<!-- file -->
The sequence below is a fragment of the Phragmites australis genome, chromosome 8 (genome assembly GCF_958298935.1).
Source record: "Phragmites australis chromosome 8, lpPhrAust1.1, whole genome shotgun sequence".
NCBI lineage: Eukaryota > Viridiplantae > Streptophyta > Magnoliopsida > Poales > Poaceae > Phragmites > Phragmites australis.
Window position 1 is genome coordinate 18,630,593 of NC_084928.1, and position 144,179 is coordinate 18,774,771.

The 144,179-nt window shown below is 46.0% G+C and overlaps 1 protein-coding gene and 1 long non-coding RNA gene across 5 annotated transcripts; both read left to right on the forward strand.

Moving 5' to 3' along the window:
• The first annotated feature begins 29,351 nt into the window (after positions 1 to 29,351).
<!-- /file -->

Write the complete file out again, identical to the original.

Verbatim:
The sequence below is a fragment of the Phragmites australis genome, chromosome 8 (genome assembly GCF_958298935.1).
Source record: "Phragmites australis chromosome 8, lpPhrAust1.1, whole genome shotgun sequence".
NCBI lineage: Eukaryota > Viridiplantae > Streptophyta > Magnoliopsida > Poales > Poaceae > Phragmites > Phragmites australis.
Window position 1 is genome coordinate 18,630,593 of NC_084928.1, and position 144,179 is coordinate 18,774,771.

The 144,179-nt window shown below is 46.0% G+C and overlaps 1 protein-coding gene and 1 long non-coding RNA gene across 5 annotated transcripts; both read left to right on the forward strand.

Moving 5' to 3' along the window:
• The first annotated feature begins 29,351 nt into the window (after positions 1 to 29,351).